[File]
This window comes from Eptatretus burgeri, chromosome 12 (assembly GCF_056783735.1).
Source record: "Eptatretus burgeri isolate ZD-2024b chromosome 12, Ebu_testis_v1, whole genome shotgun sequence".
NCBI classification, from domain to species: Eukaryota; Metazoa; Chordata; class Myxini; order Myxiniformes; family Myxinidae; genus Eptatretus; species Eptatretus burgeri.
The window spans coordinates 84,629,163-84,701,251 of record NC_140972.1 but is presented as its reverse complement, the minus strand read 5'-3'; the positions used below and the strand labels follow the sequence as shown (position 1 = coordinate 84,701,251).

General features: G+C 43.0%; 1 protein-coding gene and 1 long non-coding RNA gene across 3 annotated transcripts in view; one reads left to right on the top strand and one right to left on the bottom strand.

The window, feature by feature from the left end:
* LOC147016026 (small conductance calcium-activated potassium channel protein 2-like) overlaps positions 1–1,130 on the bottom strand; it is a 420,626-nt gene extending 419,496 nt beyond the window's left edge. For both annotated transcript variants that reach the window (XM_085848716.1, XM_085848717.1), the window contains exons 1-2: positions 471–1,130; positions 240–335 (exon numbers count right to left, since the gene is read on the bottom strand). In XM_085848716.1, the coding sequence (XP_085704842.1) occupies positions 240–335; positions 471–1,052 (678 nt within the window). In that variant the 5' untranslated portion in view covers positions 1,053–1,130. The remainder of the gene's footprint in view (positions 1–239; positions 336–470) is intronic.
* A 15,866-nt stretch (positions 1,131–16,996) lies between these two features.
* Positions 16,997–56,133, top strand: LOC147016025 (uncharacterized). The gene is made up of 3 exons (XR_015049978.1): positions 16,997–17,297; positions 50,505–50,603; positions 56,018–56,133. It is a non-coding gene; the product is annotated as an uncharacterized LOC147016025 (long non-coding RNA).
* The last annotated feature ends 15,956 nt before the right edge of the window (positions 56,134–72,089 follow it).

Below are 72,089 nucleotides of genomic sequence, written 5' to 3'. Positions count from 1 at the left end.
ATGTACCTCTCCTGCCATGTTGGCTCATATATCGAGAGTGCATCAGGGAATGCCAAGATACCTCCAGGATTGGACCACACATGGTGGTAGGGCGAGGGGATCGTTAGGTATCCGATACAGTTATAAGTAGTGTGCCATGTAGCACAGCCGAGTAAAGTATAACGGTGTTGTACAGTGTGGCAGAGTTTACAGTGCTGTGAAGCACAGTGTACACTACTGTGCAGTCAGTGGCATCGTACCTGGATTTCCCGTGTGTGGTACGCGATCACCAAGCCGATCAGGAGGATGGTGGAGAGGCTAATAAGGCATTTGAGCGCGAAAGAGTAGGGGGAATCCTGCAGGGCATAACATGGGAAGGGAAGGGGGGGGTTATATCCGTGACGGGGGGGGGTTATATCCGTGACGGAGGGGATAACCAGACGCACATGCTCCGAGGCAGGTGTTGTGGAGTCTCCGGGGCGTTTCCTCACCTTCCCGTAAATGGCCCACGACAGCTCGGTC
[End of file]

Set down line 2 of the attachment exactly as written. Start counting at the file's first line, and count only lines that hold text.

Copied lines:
Source record: "Eptatretus burgeri isolate ZD-2024b chromosome 12, Ebu_testis_v1, whole genome shotgun sequence".